3. Justin Jackson has found his shooting touch again. Coming into the NCAA Tournament, Justin Jackson was mired in a recent shooting slump. In his last four outings, the ACC Player of the Year was a combined 20-of-60 from the floor for a chilly 33 percent. Jackson turned that situation around fast, nailing 5-of-6 from three-point land in the first half alone. Of course, he was not up against a stout defense today and most of his attempts were wide open looks — still, Roy Williams has to feel better about his star forward’s confidence level going forward.

Player of the Game. Justin Jackson, North Carolina. In addition to his first half outburst, Jackson had a fine all-around game. He finished with a game-high 21 points on 8-of-13 shooting, and also chipped in with seven rebounds and three assists. Read the rest of this entry »

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RTC Bracket Prep: South Region

Posted by Bennet Hayes on March 13th, 2017

All day on Monday we will roll out our region-by-region analysis for the 2017 NCAA Tournament. Here, Bennet Hayes (@HoopsTraveler) breaks down the South Region from top to bottom. Also, be sure to follow our RTC South Region handle on Twitter for continuous updates the next two weeks (@RTCSouthRegion).

South Region

Favorite: #2 Kentucky (29-5, 16-2 SEC). It’s hard to pick a true favorite when examining the top three seeds in this region, as North Carolina, Kentucky and UCLA will all garner buzz as Final Four candidates. However, the Wildcats get the RTC nod as region favorites after a dominant SEC Tournament title run. The Tar Heels are the more experienced unit, but it’s possible that no team in the field can match the talent of these young Wildcats. At the very least, Malik Monk (20.4 PPG) and De’Aaron Fox (16.1 PPG, 4.8 APG) make up the scariest backcourt – freshmen or not – in the entire country, and we’ve heard that guard play matters a little bit this time of year. The Wildcats loom as a favorite in a top-heavy region.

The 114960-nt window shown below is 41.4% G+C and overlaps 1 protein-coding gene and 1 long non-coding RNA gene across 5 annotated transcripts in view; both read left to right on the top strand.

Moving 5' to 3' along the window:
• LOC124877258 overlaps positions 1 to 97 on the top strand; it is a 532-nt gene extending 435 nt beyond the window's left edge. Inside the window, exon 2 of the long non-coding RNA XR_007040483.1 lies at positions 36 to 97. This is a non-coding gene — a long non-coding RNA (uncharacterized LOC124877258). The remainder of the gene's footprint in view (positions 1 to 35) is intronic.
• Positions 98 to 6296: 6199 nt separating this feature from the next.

Malik Monk and De’Aaron Fox have Kentucky rolling into this NCAA Tournament (Photo: USA Today Sports)

Should They Falter: #1 North Carolina (27-7, 14-4 ACC). The Tar Heels enter the NCAA Tournament with less momentum than Kentucky, but the ACC regular season champions have proved plenty dominant all season long. Whether it was during a three-game romp to the Maui Invitational title in November, or its perfect campaign at the Dean Dome, North Carolina sprinted past opponents like so many other Roy Williams coached teams have before. Justin Jackson (18.1 PPG) evolved into the go-to offensive weapon many thought he would never become, while Kennedy Meeks and Isaiah Hicks have manned an extremely effective frontcourt operation. The Tar Heels’ notation as secondary favorites in the region should not be perceived as a slight; this is a very good team that at worst is the 1B to Kentucky’s 1A.

Grossly Overseeded: #5 Minnesota (24-9, 11-7 Big Ten). If you are trying to make sense of Minnesota’s placement on the #5 seed line, do not look at the committee’s S-Curve for clarification. The Gophers are closer to a #4 seed than a #6 at #18 overall, and the slew of teams right behind them – Notre Dame, Iowa State, SMU, Cincinnati – all feel significantly more deserving/scarier than Minneapolis’ favorite team. As is always the case in situations like these, it’s important to note the merit of Minnesota’s season – Richard Pitino turned last year’s disappointment into success faster than any Gopher fan could have hoped – but a #5 seed this is not. Middle Tennessee State stands to benefit, and you don’t have to dig deep into the memory banks to recall a Blue Raiders’ March takedown of a Big Ten foe.